Is Switzerland with its abundance of water a paradise for fish-eating birds?


Switzerland has an international responsibility for the Great Crested Grebe. © Marcel Burkhardt

Switzerland’s lakes and rivers provide suitable habitat for fish-eaters. Distribution and abun-dance of most larger species have shown a positive trend since 1993–1996, but this could soon change as birds once again face persecution.

Fish-eating birds were heavily persecuted well into the 20th century. As late as 1931 the federal government and the cantons paid a two-franc bounty for each Great Crested Grebe killed. Dividing birds into useful and harmful species gradually gave way to the recognition that all species have their niche in the ecological system. Scientific studies have shown that predators rarely control prey populations, but that in fact the opposite is true. Persecution abated thanks to this realisation. Close seasons were introduced, certain species placed under protection, like the Grey Heron in 1926, and no-hunting zones established, leading to a trend reversal. The protection of breeding colonies at a European level was critical for the renewed spread of the Great Cormorant.

Changes in water quality also played a part. Most Swiss lakes are naturally oligotrophic, meaning that they have low levels of nutrients. From the 1950s, an increase of phosphorus input from wastewater and nutrient input from fertilised farmland caused changes in fish fauna. Stocks of cyprinids (carp family) and perch increased. Fish species such as whitefish Coregonus sp., which typically occur in deep, oligotrophic lakes, would have disappeared in many places without artificial stocking. Initially, the Great Crested Grebe may have benefited from the increased supply of cyprinids, at least on some lakes, but only to a certain extent. In very nutrient-rich (eutrophic) waterbodies, excessive algal growth led to reduced water transparency and especially to oxygen depletion, affecting the reproduction of fish. In extreme cases such as Lake Sempach LU this led to the collapse of fish stocks followed by the collapse of the Great Crested Grebe population. Both populations only recovered once water quality improved thanks to reduced nutrient input, especially phosphorus.

In general, the lakes and rivers of Switzerland are attractive for fish-eating birds. The three largest lakes, Lakes Geneva, Constance and Neuchâtel, support three quarters of all Great Cormorant pairs and about half of all Great Crested Grebes, but only about 30 % of Goosanders; the latter also frequently breed along rivers. Since Switzerland accommodates a large proportion of the European population of Great Crested Grebes and Goosanders, which form a separate Alpine population, our country has an international responsibility for these species.

Lake Geneva is the only lake to support large numbers of Great Crested Grebe, Great Cormorant and Goosander. On all other lakes, the Great Cormorant or the Great Crested Grebe dominates. On Lake Constance, all Great Cormorant colonies are located beyond the Swiss border.

Unfortunately, fish-eating birds are again being seen as competitors and pests by hobby anglers and fisheries. However, the real threats to fish stocks are water control structures, hydropower stations and pesticides. Pressure from the fishery sector led to 46 Grey Herons and 19 Goosanders being shot on average per year in 2013–2016. These protected species were killed – a maximum of 96 Goosanders in 2007 and 212 Grey Herons in 2003 – without sufficient evidence of damage. Great Cormorants and Great Crested Grebes are only protected in certain cantons. At 103 individuals per year (average 2013–2016) the size of the hunting bag for the Great Crested Grebe is small compared to that of the Great Cormorant at 1313 individuals. Should the persecution of fish-eating birds intensify, an adverse effect on local populations cannot be excluded.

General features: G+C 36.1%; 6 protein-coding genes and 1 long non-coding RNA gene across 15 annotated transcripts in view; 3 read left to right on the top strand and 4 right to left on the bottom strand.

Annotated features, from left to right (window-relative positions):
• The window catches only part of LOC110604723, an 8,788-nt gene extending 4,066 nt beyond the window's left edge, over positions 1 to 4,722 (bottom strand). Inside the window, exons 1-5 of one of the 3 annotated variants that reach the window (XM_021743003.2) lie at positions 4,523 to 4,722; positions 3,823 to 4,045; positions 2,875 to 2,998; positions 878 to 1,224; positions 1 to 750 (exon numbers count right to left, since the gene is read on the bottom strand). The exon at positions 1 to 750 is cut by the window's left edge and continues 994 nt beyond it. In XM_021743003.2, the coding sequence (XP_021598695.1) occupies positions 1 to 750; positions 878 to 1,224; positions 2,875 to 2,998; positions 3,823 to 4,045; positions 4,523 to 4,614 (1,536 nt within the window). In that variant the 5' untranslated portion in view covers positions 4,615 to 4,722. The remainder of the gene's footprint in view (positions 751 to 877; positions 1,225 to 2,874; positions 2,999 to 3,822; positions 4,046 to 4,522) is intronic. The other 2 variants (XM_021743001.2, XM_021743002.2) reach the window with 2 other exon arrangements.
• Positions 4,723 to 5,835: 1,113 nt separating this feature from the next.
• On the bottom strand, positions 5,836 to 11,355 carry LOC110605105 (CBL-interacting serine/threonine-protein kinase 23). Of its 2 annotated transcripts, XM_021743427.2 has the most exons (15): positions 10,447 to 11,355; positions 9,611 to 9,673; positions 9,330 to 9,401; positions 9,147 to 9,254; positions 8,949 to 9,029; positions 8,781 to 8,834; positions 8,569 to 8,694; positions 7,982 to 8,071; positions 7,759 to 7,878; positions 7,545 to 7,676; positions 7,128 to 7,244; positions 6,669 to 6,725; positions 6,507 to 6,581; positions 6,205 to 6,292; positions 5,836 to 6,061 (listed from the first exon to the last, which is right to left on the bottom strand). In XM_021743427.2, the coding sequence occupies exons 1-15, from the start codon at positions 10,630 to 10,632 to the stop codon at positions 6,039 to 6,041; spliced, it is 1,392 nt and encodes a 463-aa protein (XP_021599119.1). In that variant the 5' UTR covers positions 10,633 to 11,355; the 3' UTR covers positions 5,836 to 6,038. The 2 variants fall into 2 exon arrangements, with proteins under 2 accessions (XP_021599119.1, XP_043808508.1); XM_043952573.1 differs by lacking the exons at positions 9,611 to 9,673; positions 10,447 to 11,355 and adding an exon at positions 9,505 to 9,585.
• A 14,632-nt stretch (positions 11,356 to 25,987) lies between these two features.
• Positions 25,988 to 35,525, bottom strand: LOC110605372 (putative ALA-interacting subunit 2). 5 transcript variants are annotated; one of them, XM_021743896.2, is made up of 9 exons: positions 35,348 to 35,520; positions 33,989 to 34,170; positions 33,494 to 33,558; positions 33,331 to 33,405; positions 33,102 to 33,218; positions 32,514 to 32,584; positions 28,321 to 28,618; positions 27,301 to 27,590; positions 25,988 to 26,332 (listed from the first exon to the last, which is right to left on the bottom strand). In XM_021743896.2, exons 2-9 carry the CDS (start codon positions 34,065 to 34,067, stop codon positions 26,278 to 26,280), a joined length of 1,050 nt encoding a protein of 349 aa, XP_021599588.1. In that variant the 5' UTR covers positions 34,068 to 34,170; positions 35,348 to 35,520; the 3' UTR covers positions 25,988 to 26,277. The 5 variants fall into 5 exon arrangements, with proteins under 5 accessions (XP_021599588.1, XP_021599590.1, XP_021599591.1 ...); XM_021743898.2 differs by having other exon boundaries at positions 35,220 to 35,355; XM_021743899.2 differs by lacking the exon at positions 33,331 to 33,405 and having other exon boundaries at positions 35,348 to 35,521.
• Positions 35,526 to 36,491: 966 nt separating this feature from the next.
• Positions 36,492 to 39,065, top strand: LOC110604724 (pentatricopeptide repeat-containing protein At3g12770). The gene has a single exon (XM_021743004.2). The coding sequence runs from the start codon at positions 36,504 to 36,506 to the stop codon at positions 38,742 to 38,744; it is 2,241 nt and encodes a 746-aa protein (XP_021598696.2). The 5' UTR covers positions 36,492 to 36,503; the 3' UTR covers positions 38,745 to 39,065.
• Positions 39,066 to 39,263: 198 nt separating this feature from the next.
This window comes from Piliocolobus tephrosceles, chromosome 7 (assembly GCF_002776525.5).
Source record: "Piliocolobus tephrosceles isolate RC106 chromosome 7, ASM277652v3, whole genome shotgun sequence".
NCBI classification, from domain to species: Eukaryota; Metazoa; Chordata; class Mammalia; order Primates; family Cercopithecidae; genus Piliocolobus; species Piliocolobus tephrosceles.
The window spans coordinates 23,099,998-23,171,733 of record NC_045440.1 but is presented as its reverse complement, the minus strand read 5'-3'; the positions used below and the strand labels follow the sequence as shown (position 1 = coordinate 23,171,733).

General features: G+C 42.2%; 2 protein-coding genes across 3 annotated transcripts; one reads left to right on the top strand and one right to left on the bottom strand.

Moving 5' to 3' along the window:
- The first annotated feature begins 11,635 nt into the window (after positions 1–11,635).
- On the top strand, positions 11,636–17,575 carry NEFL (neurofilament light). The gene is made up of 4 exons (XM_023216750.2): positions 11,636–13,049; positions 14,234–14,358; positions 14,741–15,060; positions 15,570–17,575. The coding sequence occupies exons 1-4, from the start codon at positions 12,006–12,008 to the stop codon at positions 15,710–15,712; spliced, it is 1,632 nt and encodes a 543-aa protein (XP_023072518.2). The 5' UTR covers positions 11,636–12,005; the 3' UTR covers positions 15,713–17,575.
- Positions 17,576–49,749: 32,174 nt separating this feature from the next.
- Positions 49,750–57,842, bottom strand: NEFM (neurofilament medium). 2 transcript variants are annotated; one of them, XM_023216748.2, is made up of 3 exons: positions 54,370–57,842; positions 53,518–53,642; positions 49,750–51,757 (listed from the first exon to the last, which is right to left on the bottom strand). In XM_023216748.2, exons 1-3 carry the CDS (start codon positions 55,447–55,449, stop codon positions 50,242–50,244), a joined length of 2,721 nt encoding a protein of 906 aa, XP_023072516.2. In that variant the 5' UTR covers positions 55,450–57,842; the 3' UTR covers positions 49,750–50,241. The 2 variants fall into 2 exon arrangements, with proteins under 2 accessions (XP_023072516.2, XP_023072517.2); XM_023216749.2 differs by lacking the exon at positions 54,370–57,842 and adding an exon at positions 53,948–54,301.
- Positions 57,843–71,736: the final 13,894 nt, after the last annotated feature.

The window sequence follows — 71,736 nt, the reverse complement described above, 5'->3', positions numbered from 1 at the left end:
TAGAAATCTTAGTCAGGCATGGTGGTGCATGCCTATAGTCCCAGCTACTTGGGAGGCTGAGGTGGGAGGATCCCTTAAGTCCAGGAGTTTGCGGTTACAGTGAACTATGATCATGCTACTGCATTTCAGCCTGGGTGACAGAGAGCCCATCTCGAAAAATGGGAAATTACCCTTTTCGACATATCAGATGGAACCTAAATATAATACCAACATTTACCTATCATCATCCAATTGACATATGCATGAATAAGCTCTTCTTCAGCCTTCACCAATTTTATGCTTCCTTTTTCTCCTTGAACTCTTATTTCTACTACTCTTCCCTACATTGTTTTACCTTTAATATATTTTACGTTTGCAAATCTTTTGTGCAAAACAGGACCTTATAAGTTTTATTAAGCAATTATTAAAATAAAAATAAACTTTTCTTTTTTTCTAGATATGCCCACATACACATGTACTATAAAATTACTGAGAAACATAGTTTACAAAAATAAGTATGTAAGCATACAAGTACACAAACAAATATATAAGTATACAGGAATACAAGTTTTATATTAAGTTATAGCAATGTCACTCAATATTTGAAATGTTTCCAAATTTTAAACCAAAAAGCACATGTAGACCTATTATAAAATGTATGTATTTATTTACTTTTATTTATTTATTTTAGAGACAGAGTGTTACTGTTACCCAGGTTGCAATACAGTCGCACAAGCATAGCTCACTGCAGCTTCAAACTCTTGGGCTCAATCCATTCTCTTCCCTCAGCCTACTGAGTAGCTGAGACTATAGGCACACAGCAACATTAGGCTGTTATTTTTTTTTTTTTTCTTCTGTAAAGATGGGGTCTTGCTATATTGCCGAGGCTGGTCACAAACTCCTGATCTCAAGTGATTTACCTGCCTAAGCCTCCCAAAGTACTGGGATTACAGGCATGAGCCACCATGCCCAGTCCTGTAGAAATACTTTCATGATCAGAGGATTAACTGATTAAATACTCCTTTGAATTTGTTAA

keine Übersetzung benötigt: Verena Keller & Stefan Werner

Recommended citation of the Atlas online:
Knaus, P., S. Antoniazza, S. Wechsler, J. Guélat, M. Kéry, N. Strebel & T. Sattler (2018): Swiss Breeding Bird Atlas 2013–2016. Distribution and population trends of birds in Switzerland and Liechtenstein. Swiss Ornithological Institute, Sempach.


Escher, M. & P. Vonlanthen (2005): Entwicklung der Gänsesäger in der Schweiz (im Vergleich zu Graureiher und Kormoran). Aqua-Sana, Ulmiz.

Fischnetz (2004a): Dem Fischrückgang auf der Spur. Schlussbericht des Projekts "Netzwerk Fischrückgang Schweiz". Eidgenössische Anstalt für Wasserversorgung, Abwasserreinigung und Gewässerschutz (EAWAG), Dübendorf.

Fischnetz (2004b): Sur la trace du déclin piscicole. Rapport final du projet "Réseau suisse poissons en diminution". Institut fédéral pour l’aménagement, l’épuration et la protection des eaux (IFAEPE/EAWAG), Dübendorf.

Hänni, E. (1932): Haubentaucher-Abschuss 1931 in St. Gallen. Ornithol.Beob. 30: 27.

Hefti-Gautschi, B., M. Pfunder, L. Jenni, V. Keller & H. Ellegren (2009): Identification of conservation units in the European Mergus merganser based on nuclear and mitochondrial DNA markers. Conserv. Genet. 10: 87–99.

Keller, V. (2009): The Goosander Mergus merganser population breeding in the Alps and its connections to the rest of Europe. Wildfowl Special Issue 2: 60–73.

Keller, V. (2015): Haubentaucher und Co: Reaktionen auf die Veränderungen der Wasserqualität am Sempachersee. Vogelwarte 53: 426.

Keller, V., R. Ayé, W. Müller, R. Spaar & N. Zbinden (2010): Die prioritären Vogelarten der Schweiz: Revision 2010. Ornithol. Beob. 107: 265–285.

van Eerden, M. R. & J. Gregersen (1995): Long-term changes in the northwest European population of Cormorants Phalacrocorax carbo sinensis. Ardea 83: 61–79.

Species concerned
Waters and wetlands
Environmental pollution
New breeding species
Species on the rise
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